Moskus Moskus - 5 months ago 20
Vb.net Question

Getting started with Windows 10 Universal Apps

I'd like to get a jump start on developing Universal Apps for Windows 10. I thought it would be fairly easy, as 1) Universal Apps are already available for Windows 8.1 and 2) Microsoft keep telling us how awesome they are. I therefore concluded there would be many good examples out there.

I was wrong.

Or: I have yet to find them.

I'm no expert, I'm just a hobby developer. I know VB.net, but have gotten into C# in the later years too. I know the basics and then some for Windows Forms, WPF, asp.net and Windows Phone apps.

I've found several tutorials and templates for Windows 8 Universal Apps (some even on Microsoft Virtual Academy). They are easy to follow and offer explanations on what is really going on and why they do certain things in a specific way. The problem is that these don't necessary work great when trying to convert an app to Windows 10.

What I need is a simple sample with:


  1. The hamburger menu

  2. A couple of Pages with simple navigation

  3. A Settings page that saves the settings

  4. (Optional) A way to save state



Everything I've found so far is either based on Windows 8.1 and can't be ported easily, or is based on Visual Studio 2015 RC or 2013, and something has changed since Windows 10 was released.

I'm used to struggle a bit when learning something new, but now it's like there's a new huge obstacle around every corner regardless of which route I take.

Any pointers? :)

Answer

You will need Visual Studio 2015 in order to build and deploy Universal Windows Platform apps, because they utilise NuGet 3.0, and with that, a different package structure. Google "Universal Windows Developer Tools" for those.

For the Navigation Manager, when I started building my UWP app, back in the Technical Preview, I copied the Navigation Helper, Relay Command and Suspension Manager from the Windows 8.1 App Template, and then removed the #IF Windows_Phone and #IF Windows(I believe those are it). Compilation statements (and their containing code For #IF Windows Phone only), although you could probably leave it in, just there is some Windows Phone BackRequested functionality baked in there that I didn't want. It does provide Save and load state functions that you build into the page, if you look into the Navigation Helper Class.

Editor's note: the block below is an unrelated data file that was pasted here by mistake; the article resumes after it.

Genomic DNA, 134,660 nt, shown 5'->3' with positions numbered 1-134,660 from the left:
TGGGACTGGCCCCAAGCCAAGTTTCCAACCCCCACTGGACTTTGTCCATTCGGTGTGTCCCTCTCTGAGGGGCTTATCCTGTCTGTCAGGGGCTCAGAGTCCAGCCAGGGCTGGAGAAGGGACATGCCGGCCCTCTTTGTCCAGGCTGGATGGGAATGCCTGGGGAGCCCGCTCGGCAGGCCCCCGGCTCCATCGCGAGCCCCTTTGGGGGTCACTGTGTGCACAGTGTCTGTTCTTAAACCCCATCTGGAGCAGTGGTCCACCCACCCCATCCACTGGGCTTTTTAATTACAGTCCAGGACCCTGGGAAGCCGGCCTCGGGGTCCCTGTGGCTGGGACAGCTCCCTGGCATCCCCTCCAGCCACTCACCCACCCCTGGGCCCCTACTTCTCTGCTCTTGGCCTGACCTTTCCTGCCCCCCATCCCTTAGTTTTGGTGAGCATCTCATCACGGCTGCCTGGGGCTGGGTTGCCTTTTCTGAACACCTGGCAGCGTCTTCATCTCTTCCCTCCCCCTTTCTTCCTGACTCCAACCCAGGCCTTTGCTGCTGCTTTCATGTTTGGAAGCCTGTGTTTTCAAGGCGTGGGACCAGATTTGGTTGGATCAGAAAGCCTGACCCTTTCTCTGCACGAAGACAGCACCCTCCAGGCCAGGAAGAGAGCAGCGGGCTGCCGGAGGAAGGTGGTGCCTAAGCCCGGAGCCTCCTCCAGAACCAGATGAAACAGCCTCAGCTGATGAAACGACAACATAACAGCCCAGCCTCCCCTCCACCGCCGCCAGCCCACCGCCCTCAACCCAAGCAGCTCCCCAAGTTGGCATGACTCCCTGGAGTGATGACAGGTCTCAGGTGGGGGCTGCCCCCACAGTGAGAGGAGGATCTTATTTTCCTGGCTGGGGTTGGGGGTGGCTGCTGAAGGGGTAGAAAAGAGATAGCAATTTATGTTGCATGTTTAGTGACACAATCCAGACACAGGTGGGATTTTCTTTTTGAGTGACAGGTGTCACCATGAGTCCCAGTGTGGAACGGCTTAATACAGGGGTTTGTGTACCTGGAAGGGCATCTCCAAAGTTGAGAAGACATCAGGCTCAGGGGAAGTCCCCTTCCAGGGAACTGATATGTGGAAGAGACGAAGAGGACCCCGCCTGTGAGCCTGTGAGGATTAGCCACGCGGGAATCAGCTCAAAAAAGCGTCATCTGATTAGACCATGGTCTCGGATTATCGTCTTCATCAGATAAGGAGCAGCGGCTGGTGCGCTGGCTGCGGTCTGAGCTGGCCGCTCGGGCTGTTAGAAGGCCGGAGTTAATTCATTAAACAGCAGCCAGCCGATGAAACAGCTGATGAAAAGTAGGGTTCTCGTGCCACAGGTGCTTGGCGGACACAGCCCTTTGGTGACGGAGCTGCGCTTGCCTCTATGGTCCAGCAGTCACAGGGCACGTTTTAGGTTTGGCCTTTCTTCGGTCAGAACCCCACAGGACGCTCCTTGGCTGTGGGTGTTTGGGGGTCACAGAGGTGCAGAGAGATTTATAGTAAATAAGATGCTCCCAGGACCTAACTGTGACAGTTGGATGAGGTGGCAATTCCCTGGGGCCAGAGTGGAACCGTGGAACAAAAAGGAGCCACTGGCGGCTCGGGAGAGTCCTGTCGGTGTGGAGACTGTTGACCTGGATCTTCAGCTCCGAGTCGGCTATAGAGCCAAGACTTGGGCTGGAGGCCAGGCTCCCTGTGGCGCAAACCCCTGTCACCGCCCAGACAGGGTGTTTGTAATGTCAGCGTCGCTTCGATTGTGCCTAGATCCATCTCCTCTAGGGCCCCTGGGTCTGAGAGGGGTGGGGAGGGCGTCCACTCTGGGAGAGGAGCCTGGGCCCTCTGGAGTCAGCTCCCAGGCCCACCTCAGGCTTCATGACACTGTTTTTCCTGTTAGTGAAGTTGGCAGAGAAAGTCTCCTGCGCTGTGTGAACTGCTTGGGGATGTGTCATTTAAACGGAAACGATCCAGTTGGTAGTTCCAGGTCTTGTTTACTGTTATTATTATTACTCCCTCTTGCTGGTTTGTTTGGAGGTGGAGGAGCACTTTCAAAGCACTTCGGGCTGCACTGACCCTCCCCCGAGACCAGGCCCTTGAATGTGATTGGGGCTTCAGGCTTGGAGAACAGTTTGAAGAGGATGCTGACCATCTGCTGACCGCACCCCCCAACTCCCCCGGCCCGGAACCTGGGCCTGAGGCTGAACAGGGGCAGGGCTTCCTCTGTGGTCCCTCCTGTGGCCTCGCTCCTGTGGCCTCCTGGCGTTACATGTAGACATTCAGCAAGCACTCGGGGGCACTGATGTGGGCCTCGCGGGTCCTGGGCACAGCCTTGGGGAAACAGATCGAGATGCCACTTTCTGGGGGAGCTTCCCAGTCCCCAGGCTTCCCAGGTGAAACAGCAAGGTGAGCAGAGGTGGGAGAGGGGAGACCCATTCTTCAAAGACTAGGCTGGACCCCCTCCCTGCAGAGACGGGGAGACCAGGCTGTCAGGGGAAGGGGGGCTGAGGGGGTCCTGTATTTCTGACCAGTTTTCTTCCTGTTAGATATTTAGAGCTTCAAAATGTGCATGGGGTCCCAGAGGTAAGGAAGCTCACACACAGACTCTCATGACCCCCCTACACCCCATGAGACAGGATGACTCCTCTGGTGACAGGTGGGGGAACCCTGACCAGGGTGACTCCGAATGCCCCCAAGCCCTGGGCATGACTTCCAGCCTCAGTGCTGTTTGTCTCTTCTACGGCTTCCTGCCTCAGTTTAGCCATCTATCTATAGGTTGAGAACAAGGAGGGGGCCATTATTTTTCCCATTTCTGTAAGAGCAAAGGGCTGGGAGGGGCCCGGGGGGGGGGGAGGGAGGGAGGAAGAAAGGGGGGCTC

You could instead, check out Jerry Nixon's Template 10: Here, I haven't used it personally because I have already spent over 190+ Hours building my app, it would be a lot of work to switch out the Base (I have already re-written a lot from learning bindings, then x:Bind during development, and I only truly discovered how to make Events and Event Handlers and operating them throughout the app globally just the other day). Template10 is a much cleaner, and probably better Base Template for Making an App than what is provided by Visual Studio by Default.

A Sample of a SplitView APP can be seen here, it is another sample by Jerry Nixon, and it uses MVVM, which is probably a good habit/Structure to learn.

As for saving settings, use ApplicationData.Current.RoamingSettings.Values[_Your Key Here_] = _Object_; Which serializes and stores it in your AppData as a string in a secure Dat file.

To get your object/value back all you need to do is (T)ApplicationData.Current.RoamingSettings.Values[_Your Key Here_]; T being a generic for the Type of object you want to retrieve from settings. You can learn more from MSDN, Google: "Guidelines for app data MSDN", which should provide you with helpful guides (unfortunately I can only have two links in my post).

Hope that helps